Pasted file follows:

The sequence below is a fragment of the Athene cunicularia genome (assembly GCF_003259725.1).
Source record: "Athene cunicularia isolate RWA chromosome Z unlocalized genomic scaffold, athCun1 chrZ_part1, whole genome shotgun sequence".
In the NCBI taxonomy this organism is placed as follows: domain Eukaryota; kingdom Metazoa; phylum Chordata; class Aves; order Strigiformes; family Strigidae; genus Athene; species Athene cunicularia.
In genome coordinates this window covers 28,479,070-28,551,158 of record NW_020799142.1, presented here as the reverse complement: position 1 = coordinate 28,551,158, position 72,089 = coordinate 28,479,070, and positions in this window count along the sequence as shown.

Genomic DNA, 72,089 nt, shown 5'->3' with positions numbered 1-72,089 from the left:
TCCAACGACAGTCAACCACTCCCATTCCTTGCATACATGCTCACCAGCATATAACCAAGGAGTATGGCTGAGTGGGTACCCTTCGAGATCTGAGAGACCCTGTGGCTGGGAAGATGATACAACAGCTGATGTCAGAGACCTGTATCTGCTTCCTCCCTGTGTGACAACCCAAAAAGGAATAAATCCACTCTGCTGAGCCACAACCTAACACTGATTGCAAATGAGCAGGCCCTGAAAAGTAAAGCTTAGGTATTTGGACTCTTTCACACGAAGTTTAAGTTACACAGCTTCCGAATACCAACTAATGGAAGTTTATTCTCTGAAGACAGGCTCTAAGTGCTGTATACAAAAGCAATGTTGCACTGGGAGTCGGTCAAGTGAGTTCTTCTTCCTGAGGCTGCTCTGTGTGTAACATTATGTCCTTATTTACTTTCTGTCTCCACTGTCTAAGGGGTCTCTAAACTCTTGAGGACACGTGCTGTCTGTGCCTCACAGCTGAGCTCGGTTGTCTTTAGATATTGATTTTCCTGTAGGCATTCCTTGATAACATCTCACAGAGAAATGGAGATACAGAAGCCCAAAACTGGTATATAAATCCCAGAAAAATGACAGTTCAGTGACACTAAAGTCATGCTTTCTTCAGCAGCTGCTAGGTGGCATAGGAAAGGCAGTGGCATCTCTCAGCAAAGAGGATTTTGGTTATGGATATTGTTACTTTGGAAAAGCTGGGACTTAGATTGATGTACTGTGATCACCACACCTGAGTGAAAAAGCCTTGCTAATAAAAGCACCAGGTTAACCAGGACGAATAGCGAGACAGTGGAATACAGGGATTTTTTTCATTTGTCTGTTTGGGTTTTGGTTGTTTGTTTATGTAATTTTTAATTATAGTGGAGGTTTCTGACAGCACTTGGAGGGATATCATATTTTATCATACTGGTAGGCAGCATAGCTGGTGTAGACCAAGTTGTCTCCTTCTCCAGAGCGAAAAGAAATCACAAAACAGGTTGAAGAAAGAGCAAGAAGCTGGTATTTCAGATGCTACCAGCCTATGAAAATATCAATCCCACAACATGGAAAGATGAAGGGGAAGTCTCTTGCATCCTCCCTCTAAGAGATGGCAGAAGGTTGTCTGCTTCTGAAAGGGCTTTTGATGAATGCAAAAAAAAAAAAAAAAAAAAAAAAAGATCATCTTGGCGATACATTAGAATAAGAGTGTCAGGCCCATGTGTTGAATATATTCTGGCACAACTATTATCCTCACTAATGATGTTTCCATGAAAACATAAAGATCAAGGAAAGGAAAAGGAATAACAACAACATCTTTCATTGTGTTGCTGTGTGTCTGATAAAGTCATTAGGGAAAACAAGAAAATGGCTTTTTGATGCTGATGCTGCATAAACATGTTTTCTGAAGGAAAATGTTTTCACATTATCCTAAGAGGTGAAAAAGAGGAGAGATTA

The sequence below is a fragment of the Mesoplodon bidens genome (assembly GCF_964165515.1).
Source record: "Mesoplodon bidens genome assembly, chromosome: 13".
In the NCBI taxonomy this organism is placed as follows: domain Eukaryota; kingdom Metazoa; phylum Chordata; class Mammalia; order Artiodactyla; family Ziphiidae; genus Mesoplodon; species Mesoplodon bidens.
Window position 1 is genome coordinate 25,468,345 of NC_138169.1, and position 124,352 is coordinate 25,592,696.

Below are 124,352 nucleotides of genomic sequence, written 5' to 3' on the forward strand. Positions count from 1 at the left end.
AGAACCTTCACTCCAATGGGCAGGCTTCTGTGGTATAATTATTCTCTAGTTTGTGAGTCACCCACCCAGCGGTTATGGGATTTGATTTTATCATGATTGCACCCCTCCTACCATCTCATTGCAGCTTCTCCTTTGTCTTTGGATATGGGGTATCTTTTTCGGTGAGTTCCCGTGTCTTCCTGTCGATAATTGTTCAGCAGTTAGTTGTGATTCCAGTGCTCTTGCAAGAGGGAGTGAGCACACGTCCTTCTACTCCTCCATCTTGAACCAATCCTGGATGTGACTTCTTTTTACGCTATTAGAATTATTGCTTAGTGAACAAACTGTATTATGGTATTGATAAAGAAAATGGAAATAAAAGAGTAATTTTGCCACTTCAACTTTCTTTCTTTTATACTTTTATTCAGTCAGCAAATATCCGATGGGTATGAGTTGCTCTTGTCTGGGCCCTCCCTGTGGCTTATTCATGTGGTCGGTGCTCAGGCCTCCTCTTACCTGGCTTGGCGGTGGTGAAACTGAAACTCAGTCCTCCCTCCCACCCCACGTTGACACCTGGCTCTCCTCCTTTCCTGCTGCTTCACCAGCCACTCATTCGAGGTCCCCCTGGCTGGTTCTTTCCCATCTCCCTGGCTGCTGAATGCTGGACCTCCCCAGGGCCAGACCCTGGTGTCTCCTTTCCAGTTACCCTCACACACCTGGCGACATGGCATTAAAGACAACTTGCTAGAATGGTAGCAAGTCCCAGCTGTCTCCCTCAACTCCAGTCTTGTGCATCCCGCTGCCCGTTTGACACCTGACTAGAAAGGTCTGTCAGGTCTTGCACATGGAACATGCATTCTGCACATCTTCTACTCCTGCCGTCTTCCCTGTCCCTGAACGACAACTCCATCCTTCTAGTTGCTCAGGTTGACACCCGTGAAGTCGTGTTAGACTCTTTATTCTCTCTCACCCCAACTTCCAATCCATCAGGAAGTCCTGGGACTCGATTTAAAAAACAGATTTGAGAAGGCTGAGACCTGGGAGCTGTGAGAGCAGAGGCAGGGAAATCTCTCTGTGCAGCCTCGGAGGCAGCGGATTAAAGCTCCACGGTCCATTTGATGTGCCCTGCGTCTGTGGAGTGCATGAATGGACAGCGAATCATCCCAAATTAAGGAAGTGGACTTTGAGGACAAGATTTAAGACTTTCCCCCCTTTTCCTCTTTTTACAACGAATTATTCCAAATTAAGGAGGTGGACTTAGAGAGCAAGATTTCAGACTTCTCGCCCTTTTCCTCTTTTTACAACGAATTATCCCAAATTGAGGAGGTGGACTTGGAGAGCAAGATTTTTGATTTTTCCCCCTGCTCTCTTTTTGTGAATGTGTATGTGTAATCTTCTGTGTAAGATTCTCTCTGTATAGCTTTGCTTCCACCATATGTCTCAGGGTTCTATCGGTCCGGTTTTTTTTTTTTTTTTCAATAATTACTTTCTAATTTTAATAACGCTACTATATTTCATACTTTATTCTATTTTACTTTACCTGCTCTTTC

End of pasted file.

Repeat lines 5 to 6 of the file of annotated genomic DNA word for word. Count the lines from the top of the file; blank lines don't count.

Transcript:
Genomic DNA, 72,089 nt, shown 5'->3' with positions numbered 1-72,089 from the left:
TCCAACGACAGTCAACCACTCCCATTCCTTGCATACATGCTCACCAGCATATAACCAAGGAGTATGGCTGAGTGGGTACCCTTCGAGATCTGAGAGACCCTGTGGCTGGGAAGATGATACAACAGCTGATGTCAGAGACCTGTATCTGCTTCCTCCCTGTGTGACAACCCAAAAAGGAATAAATCCACTCTGCTGAGCCACAACCTAACACTGATTGCAAATGAGCAGGCCCTGAAAAGTAAAGCTTAGGTATTTGGACTCTTTCACACGAAGTTTAAGTTACACAGCTTCCGAATACCAACTAATGGAAGTTTATTCTCTGAAGACAGGCTCTAAGTGCTGTATACAAAAGCAATGTTGCACTGGGAGTCGGTCAAGTGAGTTCTTCTTCCTGAGGCTGCTCTGTGTGTAACATTATGTCCTTATTTACTTTCTGTCTCCACTGTCTAAGGGGTCTCTAAACTCTTGAGGACACGTGCTGTCTGTGCCTCACAGCTGAGCTCGGTTGTCTTTAGATATTGATTTTCCTGTAGGCATTCCTTGATAACATCTCACAGAGAAATGGAGATACAGAAGCCCAAAACTGGTATATAAATCCCAGAAAAATGACAGTTCAGTGACACTAAAGTCATGCTTTCTTCAGCAGCTGCTAGGTGGCATAGGAAAGGCAGTGGCATCTCTCAGCAAAGAGGATTTTGGTTATGGATATTGTTACTTTGGAAAAGCTGGGACTTAGATTGATGTACTGTGATCACCACACCTGAGTGAAAAAGCCTTGCTAATAAAAGCACCAGGTTAACCAGGACGAATAGCGAGACAGTGGAATACAGGGATTTTTTTCATTTGTCTGTTTGGGTTTTGGTTGTTTGTTTATGTAATTTTTAATTATAGTGGAGGTTTCTGACAGCACTTGGAGGGATATCATATTTTATCATACTGGTAGGCAGCATAGCTGGTGTAGACCAAGTTGTCTCCTTCTCCAGAGCGAAAAGAAATCACAAAACAGGTTGAAGAAAGAGCAAGAAGCTGGTATTTCAGATGCTACCAGCCTATGAAAATATCAATCCCACAACATGGAAAGATGAAGGGGAAGTCTCTTGCATCCTCCCTCTAAGAGATGGCAGAAGGTTGTCTGCTTCTGAAAGGGCTTTTGATGAATGCAAAAAAAAAAAAAAAAAAAAAAAAAGATCATCTTGGCGATACATTAGAATAAGAGTGTCAGGCCCATGTGTTGAATATATTCTGGCACAACTATTATCCTCACTAATGATGTTTCCATGAAAACATAAAGATCAAGGAAAGGAAAAGGAATAACAACAACATCTTTCATTGTGTTGCTGTGTGTCTGATAAAGTCATTAGGGAAAACAAGAAAATGGCTTTTTGATGCTGATGCTGCATAAACATGTTTTCTGAAGGAAAATGTTTTCACATTATCCTAAGAGGTGAAAAAGAGGAGAGATTA